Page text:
As everyone filtered into the conference room Arlene had an idea; Bob Rawlings. She'd heard him talk about coaching kids in some kind of boxing program he was involved in. I wonder if he knows anything about Weaver, she thought.
Before going to her chair she leaned over and whispered in Bob's ear. "Bob, I wonder if you'd have time to discuss something with me after the meeting?"
Bob felt his pulse race. He looked around, checking to see if anyone noticed his heart pounding. Since Arlene started with the firm over three years prior, Bob had a massive crush on her. The problem was she didn't know he existed and he was too shy to really do anything about it.
She just seemed to be all business and not really interested in making friends. Once at a company picnic he took a chance and brought her a piece of cake, hoping to strike up a conversation as she ate it. Unfortunately, with a friendly smile she denied his approach saying she didn't care for cake. Bob took this as a rebuke of his efforts and retreated with his tail between his legs.
Since then, outside of a smile and nod of the head as they passed each other in the halls, the cake incident was Bob's last feeble attempt to win her heart.
"Sure," he said trying to keep his voice from cracking from nervousness. Bob could hardly keep focused on what was being said at the meeting; all he could think about was being able to sit down with Arlene and have an actual conversation. Of course he had no idea what she wanted to talk about and assumed it was work related, but that was okay, he'd take anything he could get.
The meeting ran over. It was nearly six o'clock by the time it adjourned. Bob figured he would have to wait until the following day before sitting down with his heartthrob, but was very pleasantly surprise.
"Bob, I didn't know the meeting was going be that long," she said as they walked out of the boardroom together. "I don't suppose you'd be interested in stopping off some place and having a drink, would you?"
Bob could feel the perspiration building under his collar. He loosened his tie and undid the first button of his shirt. He wondered if his forehead was sweating as well.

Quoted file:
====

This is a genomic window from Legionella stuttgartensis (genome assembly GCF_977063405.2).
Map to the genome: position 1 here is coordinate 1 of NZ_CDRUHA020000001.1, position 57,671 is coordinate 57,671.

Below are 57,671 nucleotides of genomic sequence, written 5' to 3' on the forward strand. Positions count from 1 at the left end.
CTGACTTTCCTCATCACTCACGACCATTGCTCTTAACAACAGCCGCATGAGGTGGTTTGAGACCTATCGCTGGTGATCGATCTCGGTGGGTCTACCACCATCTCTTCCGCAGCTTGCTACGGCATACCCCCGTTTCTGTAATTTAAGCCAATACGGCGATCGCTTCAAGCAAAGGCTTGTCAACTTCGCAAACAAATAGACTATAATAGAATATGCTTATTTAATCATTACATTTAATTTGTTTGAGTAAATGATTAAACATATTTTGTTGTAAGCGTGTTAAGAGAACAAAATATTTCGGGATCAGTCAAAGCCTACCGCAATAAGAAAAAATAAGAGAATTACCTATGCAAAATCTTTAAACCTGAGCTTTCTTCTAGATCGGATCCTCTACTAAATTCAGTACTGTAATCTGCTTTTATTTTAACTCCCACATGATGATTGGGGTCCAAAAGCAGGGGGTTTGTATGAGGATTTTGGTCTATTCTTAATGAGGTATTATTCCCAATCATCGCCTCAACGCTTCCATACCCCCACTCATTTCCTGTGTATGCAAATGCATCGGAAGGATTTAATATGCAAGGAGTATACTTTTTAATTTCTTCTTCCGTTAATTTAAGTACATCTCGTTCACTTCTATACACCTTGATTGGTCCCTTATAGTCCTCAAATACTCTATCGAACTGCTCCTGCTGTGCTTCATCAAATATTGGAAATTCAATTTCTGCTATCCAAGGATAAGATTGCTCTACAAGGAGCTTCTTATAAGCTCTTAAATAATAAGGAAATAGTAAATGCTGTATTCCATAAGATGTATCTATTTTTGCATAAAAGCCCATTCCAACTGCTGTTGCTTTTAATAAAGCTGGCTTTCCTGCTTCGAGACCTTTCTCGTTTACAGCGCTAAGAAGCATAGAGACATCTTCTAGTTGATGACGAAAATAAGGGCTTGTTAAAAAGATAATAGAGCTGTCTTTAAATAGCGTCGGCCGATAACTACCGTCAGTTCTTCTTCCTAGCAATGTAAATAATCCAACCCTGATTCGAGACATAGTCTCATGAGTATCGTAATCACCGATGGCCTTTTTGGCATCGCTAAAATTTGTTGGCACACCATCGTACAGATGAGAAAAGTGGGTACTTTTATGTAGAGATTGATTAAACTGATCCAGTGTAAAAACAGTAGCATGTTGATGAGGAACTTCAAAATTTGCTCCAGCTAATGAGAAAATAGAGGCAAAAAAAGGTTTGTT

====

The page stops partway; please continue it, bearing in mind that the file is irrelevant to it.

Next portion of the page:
"Easy there, big guy," she joked as they turned down the hall. "I didn't ask you to strip, just have a drink with me."
"Huh, oh no ... I mean, I wasn't ... I,"
Arlene noticed his embarrassment and thought it was cute. She gave him a big smile trying to put him at ease a little.
"Relax, Bob, I've heard you talk about coaching some kids in boxing and I just want to pick your brain about the sport a little," she told him.
Bob did relax. Hell he could talk about boxing all night. They took separate cars to a little bar right down the street. Bob held the chair for Arlene as she sat down. By the time he was taking his seat across the table the waitress was already there, ready to take their order. As soon as she left Bob started the conversation.
"I must confess, Arlene, I didn't think you liked boxing."
"Oh heavens, I don't. I think it's barbaric and stupid to have two guys beat the hell out of each other for money," she said without thinking.
Bob was visibly taken aback. Did she ask me out for a drink just to insult me, he wondered?
When she saw the anger in his face Arlene realized what she'd said. "Oh, Bob, I'm sorry, I didn't mean..." She wasn't really sure how to apologize, especially since that was exactly how she felt about the sport. Just then the waitress returned with their drinks and set them down with her assurance that she'd check back with them in a little while.
"So, if that's the way you feel, what is it you want to know?" Bob asked. Suddenly his little-boy shyness and charm disappeared. He was angry and wasn't hiding it very well.
"I really am sorry about what I said, Bob. Please forgive me."